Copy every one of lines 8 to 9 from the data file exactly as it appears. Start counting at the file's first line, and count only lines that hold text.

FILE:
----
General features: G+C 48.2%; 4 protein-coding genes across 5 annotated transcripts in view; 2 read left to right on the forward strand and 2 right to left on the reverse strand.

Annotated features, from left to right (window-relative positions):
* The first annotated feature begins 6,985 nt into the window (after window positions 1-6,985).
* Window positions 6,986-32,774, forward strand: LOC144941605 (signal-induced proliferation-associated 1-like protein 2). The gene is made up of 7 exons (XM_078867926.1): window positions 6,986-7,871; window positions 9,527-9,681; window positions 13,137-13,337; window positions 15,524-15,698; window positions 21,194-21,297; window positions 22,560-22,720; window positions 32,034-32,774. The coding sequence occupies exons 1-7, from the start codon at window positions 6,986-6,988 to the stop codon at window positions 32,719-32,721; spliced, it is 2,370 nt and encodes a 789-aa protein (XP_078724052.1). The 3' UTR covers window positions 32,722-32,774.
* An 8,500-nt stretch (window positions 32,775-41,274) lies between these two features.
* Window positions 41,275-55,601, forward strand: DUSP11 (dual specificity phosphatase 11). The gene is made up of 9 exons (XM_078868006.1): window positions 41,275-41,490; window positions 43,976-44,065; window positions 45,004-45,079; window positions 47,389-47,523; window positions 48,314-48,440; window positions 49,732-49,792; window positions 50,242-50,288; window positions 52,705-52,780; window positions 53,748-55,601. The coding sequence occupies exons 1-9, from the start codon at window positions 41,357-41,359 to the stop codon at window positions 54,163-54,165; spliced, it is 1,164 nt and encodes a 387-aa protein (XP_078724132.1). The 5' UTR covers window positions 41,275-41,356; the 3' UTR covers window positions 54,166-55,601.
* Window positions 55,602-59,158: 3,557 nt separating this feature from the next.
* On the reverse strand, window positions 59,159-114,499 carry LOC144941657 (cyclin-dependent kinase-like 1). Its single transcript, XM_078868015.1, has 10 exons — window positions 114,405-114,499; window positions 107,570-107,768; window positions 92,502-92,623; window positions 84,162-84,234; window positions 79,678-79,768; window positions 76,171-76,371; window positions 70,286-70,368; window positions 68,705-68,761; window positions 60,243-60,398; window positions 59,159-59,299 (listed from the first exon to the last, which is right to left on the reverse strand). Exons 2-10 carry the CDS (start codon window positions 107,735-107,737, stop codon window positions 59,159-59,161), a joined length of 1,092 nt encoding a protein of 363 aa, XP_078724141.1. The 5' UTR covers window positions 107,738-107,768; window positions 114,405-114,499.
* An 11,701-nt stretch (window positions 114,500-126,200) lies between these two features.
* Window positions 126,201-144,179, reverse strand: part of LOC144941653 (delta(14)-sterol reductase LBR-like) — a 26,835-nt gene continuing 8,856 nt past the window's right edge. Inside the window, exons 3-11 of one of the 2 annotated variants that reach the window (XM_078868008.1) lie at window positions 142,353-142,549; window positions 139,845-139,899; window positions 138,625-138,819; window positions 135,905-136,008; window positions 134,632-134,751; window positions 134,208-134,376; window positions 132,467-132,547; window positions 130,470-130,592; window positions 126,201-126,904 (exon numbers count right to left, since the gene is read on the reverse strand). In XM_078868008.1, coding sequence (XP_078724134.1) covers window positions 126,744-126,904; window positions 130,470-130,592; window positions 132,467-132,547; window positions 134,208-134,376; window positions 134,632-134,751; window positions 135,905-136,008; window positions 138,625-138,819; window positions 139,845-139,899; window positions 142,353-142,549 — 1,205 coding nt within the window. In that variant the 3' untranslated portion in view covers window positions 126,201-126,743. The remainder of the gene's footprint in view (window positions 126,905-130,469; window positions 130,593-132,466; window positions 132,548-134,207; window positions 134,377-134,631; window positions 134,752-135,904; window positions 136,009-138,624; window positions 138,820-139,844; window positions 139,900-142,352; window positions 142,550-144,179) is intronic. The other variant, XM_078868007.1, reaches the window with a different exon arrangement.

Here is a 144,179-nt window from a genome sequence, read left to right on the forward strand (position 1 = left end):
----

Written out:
* On the reverse strand, window positions 59,159-114,499 carry LOC144941657 (cyclin-dependent kinase-like 1). Its single transcript, XM_078868015.1, has 10 exons — window positions 114,405-114,499; window positions 107,570-107,768; window positions 92,502-92,623; window positions 84,162-84,234; window positions 79,678-79,768; window positions 76,171-76,371; window positions 70,286-70,368; window positions 68,705-68,761; window positions 60,243-60,398; window positions 59,159-59,299 (listed from the first exon to the last, which is right to left on the reverse strand). Exons 2-10 carry the CDS (start codon window positions 107,735-107,737, stop codon window positions 59,159-59,161), a joined length of 1,092 nt encoding a protein of 363 aa, XP_078724141.1. The 5' UTR covers window positions 107,738-107,768; window positions 114,405-114,499.
* An 11,701-nt stretch (window positions 114,500-126,200) lies between these two features.